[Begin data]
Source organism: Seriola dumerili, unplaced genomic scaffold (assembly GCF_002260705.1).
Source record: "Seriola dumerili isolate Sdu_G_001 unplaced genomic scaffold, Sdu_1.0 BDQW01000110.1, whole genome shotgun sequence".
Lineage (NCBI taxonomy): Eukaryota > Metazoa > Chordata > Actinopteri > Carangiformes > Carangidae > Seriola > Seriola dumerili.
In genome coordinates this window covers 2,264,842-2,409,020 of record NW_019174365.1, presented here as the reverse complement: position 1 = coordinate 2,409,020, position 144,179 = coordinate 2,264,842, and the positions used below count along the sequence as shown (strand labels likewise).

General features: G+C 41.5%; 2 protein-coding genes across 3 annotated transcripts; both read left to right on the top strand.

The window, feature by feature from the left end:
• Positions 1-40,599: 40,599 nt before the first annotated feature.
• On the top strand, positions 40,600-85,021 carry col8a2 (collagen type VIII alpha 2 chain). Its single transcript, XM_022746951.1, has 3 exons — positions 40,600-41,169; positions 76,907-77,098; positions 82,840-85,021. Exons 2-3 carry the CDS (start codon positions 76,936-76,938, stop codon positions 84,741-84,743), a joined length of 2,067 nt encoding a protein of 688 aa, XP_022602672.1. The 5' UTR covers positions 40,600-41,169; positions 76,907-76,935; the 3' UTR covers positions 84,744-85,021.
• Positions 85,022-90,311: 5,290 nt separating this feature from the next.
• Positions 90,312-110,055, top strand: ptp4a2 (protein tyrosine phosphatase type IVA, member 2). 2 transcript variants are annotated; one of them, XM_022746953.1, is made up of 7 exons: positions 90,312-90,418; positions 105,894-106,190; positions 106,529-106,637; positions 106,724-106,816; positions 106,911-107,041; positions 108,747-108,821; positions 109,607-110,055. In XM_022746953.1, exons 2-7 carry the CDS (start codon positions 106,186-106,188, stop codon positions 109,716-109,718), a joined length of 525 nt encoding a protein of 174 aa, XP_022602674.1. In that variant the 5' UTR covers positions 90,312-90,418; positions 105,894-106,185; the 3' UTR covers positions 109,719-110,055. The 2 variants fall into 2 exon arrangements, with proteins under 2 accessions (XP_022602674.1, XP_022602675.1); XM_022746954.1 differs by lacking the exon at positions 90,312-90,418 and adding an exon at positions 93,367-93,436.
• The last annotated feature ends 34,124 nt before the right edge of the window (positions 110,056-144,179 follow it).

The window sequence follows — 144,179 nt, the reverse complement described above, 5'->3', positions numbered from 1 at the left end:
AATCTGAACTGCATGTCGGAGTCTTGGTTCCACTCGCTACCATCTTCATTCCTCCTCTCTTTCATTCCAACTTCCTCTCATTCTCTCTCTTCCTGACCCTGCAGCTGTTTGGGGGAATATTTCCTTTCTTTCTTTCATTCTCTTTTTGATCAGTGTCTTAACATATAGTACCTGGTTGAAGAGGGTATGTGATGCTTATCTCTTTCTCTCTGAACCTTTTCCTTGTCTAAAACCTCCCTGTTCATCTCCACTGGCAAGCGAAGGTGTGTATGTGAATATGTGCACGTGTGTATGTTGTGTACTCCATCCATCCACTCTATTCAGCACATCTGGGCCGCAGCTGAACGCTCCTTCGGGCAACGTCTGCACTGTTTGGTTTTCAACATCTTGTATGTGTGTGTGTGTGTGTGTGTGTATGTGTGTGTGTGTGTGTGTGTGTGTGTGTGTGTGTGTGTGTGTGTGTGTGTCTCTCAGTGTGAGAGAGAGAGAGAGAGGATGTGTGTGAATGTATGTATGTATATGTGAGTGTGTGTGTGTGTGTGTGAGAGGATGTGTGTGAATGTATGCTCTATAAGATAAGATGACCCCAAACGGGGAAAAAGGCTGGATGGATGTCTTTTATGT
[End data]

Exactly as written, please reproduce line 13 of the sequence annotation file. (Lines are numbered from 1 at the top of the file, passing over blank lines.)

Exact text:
AATCTGAACTGCATGTCGGAGTCTTGGTTCCACTCGCTACCATCTTCATTCCTCCTCTCTTTCATTCCAACTTCCTCTCATTCTCTCTCTTCCTGACCCTGCAGCTGTTTGGGGGAATATTTCCTTTCTTTCTTTCATTCTCTTTTTGATCAGTGTCTTAACATATAGTACCTGGTTGAAGAGGGTATGTGATGCTTATCTCTTTCTCTCTGAACCTTTTCCTTGTCTAAAACCTCCCTGTTCATCTCCACTGGCAAGCGAAGGTGTGTATGTGAATATGTGCACGTGTGTATGTTGTGTACTCCATCCATCCACTCTATTCAGCACATCTGGGCCGCAGCTGAACGCTCCTTCGGGCAACGTCTGCACTGTTTGGTTTTCAACATCTTGTATGTGTGTGTGTGTGTGTGTGTGTATGTGTGTGTGTGTGTGTGTGTGTGTGTGTGTGTGTGTGTGTGTGTGTGTGTCTCTCAGTGTGAGAGAGAGAGAGAGAGGATGTGTGTGAATGTATGTATGTATATGTGAGTGTGTGTGTGTGTGTGTGAGAGGATGTGTGTGAATGTATGCTCTATAAGATAAGATGACCCCAAACGGGGAAAAAGGCTGGATGGATGTCTTTTATGT